Thursday, 14 November 2013

Sweeney Todd, Royal Exchange Manchester, 9/11/13

The Royal Exchange’s latest offering is a co-production with the West Yorkshire Playhouse bringing us Stephen Sondheim’s gruesome musical Sweeney Todd: The Demon Barber of Fleet Street. I love Sondheim and was excited when I saw this in the season announcement, but it does feels like an unusual choice for the Exchange, not known as a regular home for musicals. In fact I think the only one I have seen in the ‘pod’ is Sex, Chips and Rock & Roll, which must have been around seven years ago
When the production was first staged at the West Yorkshire Playhouse it had the critics raving and received national press attention, no mean feat with our the London centric ‘national’ press. To bring it to the intimate, in the round setting of the Exchange the production has been restaged, and new elements of design and direction incorporated. This must have been quite a challenge for all concerned, for example I read that the cast were performing the play in Yorkshire at the same time as rehearsing the Manchester version, which must have been totally exhausting.
Most versions I know of, including the Yorkshire version of this production, use some form of trapdoor for body disposal, so I was interested to see how the Exchange, with no under stage area, would tackle this challenge. Without spoiling things for anyone yet to see it, the solutions are effective, allowing for a very efficient despatch of the victims.
The decision to set the action in a grimy, depressed Thatcherite era is a bold one. Whilst I'm not overly convinced by the fit of the initial asylum setting, this does emphasise the dark and grisly overtones of the piece and allows for some striking performances from the chorus, Joshua Manning and Eleanor Fanyika particularly standing out for me.
The production captures the gory nature of the tale excellently, to the extent that, if you manage to bag a banquette seat, I wouldn't wear your best designer wear just in case some of the literally bloodthirsty action heads your way. And whilst the horror of the tale is highlighted by the setting and characterisation, there are lighter moments that are excellently done, Lovett and Todd's 'A Little Priest' just before the end of the first act is a gloriously lascivious routine with plenty of pie action, that the actors clearly had a ball delivering.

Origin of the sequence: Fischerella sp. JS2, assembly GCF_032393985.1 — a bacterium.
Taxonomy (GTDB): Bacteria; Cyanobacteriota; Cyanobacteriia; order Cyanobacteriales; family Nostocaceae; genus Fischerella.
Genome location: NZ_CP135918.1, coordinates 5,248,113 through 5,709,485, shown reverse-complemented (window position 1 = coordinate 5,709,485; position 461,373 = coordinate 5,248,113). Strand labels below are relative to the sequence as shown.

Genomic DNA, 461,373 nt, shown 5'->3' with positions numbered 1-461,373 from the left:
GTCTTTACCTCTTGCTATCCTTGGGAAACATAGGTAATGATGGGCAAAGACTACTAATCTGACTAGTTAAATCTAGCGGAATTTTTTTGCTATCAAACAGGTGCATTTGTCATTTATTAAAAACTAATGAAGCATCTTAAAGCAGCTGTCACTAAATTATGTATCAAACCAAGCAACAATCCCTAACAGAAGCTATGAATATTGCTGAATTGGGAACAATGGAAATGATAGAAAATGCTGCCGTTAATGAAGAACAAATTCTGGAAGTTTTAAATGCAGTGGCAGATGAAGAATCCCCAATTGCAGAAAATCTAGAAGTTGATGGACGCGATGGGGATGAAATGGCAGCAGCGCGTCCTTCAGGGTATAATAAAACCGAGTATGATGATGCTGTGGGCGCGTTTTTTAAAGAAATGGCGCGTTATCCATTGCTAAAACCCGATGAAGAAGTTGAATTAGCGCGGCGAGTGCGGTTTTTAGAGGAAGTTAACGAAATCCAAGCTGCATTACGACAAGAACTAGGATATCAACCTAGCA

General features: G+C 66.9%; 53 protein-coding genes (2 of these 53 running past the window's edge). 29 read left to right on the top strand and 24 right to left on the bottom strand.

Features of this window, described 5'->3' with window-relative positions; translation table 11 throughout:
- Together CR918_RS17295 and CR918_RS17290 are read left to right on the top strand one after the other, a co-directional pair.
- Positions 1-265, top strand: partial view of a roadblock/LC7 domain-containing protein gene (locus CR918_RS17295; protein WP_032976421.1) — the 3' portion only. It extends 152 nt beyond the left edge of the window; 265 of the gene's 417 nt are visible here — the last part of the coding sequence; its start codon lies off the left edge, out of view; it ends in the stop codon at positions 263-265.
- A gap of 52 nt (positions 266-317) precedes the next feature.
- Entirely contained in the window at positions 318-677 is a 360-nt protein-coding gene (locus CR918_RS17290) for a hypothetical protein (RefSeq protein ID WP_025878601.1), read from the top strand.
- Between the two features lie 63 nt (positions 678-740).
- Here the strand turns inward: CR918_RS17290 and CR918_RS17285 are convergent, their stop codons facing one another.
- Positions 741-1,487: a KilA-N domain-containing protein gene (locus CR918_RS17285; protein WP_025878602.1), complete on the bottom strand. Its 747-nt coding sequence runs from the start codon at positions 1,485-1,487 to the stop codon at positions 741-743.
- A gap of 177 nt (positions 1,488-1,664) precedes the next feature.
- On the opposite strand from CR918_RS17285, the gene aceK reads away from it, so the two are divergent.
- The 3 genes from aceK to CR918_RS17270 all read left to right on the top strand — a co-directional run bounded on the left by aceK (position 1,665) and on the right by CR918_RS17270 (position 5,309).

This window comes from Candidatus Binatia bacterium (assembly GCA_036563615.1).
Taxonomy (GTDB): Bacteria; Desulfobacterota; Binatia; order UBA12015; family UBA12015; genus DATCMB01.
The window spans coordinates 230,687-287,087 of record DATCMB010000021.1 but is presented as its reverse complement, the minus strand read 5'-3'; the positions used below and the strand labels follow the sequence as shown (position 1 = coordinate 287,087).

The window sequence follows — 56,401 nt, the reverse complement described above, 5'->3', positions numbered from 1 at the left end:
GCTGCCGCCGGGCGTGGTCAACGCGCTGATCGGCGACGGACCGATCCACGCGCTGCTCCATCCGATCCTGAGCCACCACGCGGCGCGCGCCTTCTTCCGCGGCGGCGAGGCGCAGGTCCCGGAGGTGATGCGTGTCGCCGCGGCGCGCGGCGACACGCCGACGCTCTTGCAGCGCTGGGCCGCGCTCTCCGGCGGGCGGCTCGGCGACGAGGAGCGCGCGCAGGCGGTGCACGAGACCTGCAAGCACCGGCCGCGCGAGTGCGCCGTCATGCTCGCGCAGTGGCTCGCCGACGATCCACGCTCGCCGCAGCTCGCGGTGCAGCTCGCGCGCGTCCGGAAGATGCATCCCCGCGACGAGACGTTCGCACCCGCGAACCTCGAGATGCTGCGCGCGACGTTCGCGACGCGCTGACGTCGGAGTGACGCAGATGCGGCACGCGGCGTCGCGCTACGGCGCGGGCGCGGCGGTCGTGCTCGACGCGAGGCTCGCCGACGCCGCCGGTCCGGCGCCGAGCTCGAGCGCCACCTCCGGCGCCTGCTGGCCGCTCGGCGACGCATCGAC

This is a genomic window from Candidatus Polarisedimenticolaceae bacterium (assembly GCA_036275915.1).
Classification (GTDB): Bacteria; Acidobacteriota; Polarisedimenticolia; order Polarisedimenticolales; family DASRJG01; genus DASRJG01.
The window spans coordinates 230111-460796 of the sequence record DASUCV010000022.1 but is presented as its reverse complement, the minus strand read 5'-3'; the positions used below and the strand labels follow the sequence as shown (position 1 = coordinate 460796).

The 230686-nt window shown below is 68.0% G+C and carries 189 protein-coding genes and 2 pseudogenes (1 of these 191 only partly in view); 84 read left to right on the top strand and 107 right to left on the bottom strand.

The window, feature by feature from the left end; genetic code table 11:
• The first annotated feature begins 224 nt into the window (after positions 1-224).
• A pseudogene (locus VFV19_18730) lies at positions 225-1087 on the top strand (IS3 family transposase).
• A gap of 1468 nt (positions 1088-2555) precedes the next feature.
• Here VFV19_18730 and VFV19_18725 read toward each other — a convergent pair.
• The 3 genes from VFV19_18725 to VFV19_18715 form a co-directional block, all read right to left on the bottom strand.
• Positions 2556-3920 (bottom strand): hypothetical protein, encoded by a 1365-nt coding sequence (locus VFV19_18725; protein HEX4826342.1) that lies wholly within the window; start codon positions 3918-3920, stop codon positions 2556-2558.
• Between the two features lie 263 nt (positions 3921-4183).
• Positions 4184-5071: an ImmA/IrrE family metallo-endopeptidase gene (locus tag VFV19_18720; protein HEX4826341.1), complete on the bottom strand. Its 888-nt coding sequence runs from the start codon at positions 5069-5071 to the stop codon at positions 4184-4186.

Of the central cast, Barbara Drennan, as the Beggar woman is a delightfully mad old hag, utterly convincing in the role. And Don Gallagher as the perverted Judge Turpin, delivers a very unsettling portrayal that makes you very glad of his ultimate fate.
The pairing of Gillian Bevan and David Birrell as the central characters of Mrs Lovett and Sweeney Todd is just fantastic. Both give such energetic and skilful portrayals and the complexities of their characters and the journeys they, and their respective sanities, take is deftly portrayed. Quite apart from the acting performances, both the leads, and actually the whole ensemble, give astounding vocal performances which are highlighted further by the intimate settings of the theatre.

I was totally blown away by the scale and ambition of this production. Goodness knows how they managed to shoehorn such an epic production into such a relatively intimate setting, but they managed it, and it makes for an awe inspiring production and a memorable experience. Who needs London when two of our great Northern artistic venues can collaborate to create something this special?



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